Message of Chhath

Khagendra Kumar

Chief Editor

  Every year the Politic India comes with an article on the famous Chhatha festival of Bihar which spreads message of humanity, equality, love for nature, and importance of family and community bond . It carries the great tradition of Bihar to rest of the country and even various parts of the globe. The Chhatha festival redefines worship and people’s faith in a rational practice.

The existence of human beings on earth depends on their relationship with nature. The happiness, the ultimate goal of human life is only possible if our relationship with nature is cordial. But human beings are miserably failing in maintaining the cordial relationship with nature and have invited threats to their own survival. In the name of mega developmental projects, the ecological balance is disturbed, leading to ecological imbalance and loss of biodiversity exposing the human race to the dangers of extinction. Poor people, Dalits and tribes living close to nature in forests and river basins since the advent of human civilization are often displaced without proper rehabilitation. We have failed to learn from the people who matter in maintaining cordial relationship with nature without disturbing ecology and biodiversity. Of late, we have realized the seriousness of the threats and taking measures on a global scale to undo the wrongs committed by us.

The Chhath festival of Bihar has a great significance in reminding us to restore our congenial relationship with nature. It’s a festival which gives us a great sense of cleanliness of surroundings, rivers, ponds and other water sources and community involvement in it. It symbolizes the simplicity, equality, secularism and rationality in our traditional practices of worship and faith and rejects karmakandas and role of priesthood. The festival totally denounces any ritual based on religious texts and the role of a priest in any form. It is a festival which extends for four days, finally paying obeisance to the ultimate source of energy i.e. Sun with water, milk and local fruits, vegetables and homemade sweets prepared from flour and oil (pakwans) kept in bamboo soop and bamboo dala or tokari prepared by local craftsmen. It is a celebration of family, friends and community. Everything is done in the simplest way reflecting agrarian village culture. Earthen Chullah (stove) is universally used for cooking Prasad & Pakwan. Bamboo soops filled with seasonal fruits and pakwans are carried in bamboo tokari (basket) on foot from homes to rivers or ponds. It is very important to note that unlike any other festival there appears no disparity in the resources and amenities used by the rich and poor. It depicts the highest sense of self-imposed equality and respect for simple village culture. We find the promises and acceptance of a culture lived by our forefathers and a relationship where nature used to shower its blessings upon the humanity. We can explore the possibility of revival of the strong family bond, the social concerns of the community, self-sustained agriculture, sense of returning to diverse varieties of indigenous crops and trees, practices of protecting water sources, village craftsmanship, etc. There is no denial of the role of science and technology, but there is a need to reinvent the role of S&T which takes on context specific challenges to achieve development goals without destroying our identity and relationship with nature. The Chhath may, in fact, is a cultural ambassador of Bihar sends a strong message for maintaining strong family and community bond and congenial relationship with nature. It affirms public faith (Lok Astha) in family, community, simplicity, equality, rationality, civility and the central role of agricultural and crafts in development.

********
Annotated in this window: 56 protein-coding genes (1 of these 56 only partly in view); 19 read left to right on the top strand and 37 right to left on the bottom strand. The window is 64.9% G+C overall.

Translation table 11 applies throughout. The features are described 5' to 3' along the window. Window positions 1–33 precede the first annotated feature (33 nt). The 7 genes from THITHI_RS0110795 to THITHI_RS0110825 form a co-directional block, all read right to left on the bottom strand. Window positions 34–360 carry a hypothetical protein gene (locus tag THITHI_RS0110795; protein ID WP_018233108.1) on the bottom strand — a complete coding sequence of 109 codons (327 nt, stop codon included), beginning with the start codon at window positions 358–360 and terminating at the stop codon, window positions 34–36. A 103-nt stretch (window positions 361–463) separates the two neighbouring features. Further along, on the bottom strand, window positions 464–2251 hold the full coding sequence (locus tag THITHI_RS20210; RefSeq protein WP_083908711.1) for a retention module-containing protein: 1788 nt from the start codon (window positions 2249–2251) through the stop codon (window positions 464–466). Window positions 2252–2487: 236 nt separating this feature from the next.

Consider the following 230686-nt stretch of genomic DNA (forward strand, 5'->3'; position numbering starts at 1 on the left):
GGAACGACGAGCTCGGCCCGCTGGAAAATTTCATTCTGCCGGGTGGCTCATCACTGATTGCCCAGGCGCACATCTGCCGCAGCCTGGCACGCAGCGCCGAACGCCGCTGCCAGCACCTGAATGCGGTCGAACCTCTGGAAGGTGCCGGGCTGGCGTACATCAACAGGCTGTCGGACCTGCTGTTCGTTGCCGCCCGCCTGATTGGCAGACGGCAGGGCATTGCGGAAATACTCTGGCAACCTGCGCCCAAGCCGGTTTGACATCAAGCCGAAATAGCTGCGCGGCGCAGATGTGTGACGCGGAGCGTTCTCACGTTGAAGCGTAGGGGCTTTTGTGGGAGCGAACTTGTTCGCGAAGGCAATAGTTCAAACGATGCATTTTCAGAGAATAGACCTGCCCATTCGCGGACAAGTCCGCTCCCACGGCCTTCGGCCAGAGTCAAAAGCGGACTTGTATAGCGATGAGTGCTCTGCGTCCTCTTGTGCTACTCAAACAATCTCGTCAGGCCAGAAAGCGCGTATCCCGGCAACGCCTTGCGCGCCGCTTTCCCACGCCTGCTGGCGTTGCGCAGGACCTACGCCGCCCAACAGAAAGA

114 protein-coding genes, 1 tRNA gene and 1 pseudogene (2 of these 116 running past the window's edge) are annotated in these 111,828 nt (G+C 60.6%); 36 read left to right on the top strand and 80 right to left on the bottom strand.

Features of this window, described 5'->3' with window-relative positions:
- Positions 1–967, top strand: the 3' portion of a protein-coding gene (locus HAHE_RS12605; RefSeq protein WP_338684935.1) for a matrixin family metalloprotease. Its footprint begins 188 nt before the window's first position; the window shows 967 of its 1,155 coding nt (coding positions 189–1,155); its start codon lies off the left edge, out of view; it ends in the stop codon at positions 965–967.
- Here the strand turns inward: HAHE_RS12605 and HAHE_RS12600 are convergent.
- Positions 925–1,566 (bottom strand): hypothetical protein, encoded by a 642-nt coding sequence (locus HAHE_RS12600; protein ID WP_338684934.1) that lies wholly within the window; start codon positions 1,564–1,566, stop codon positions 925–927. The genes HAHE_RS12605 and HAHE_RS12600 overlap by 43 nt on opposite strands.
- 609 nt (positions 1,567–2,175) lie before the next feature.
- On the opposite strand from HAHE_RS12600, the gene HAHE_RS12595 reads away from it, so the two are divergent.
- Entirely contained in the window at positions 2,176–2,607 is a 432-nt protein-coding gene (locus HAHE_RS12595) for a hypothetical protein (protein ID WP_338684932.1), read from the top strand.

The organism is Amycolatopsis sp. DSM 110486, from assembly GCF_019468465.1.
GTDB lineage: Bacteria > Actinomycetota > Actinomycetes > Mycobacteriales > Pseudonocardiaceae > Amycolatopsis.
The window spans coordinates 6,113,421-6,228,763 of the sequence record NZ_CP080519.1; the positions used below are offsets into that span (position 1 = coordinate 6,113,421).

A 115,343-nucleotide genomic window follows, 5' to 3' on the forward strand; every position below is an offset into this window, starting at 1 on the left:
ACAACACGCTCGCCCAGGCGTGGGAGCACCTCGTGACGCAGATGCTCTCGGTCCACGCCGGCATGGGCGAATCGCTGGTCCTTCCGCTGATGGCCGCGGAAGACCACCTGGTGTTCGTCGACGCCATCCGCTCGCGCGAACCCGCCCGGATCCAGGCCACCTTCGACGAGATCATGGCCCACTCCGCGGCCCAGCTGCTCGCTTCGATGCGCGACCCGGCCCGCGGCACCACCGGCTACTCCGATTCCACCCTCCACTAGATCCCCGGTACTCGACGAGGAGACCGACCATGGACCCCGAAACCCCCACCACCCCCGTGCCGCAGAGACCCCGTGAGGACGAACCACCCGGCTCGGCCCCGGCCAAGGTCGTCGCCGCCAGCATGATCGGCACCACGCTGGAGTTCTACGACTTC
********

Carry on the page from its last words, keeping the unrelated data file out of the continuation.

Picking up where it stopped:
One striking feature of this festival is that the setting sun is worshipped (offered arghya) first and the rising sun next. It gives us loud and clear message for making a humane society. 

 Generally women play the pivotal role in the festival and men enjoy their supportive role. The local community works together in making arrangements for Chhath celebration at nearby river banks or ponds or other water sources. People pay obeisance to the setting and rising Sun together at these places.   The festival has to do more with ‘way of life’ than religion.  Local traditions are also reflected in folk Chhath songs which has now become very popular and are sung by a large number of local Bhojpuri and Maithili singers and many famous Hindi singers.  

Although, the popularity of this festival is increasing but we perceive the danger of intrusion of some rituals and loss of community feeling. The festival must be protected from inherent danger of gradual intrusion of rituals and loss of community feeling.  Chhath, in a way, is the cultural ambassador of Bihar which spreads a strong message of humanity. It is a festival of assertion of indigenous faith in nature and great community life having strong potential for regeneration of a more liveable humane society.      

Wish all the readers of Politic India a very happy Chhath!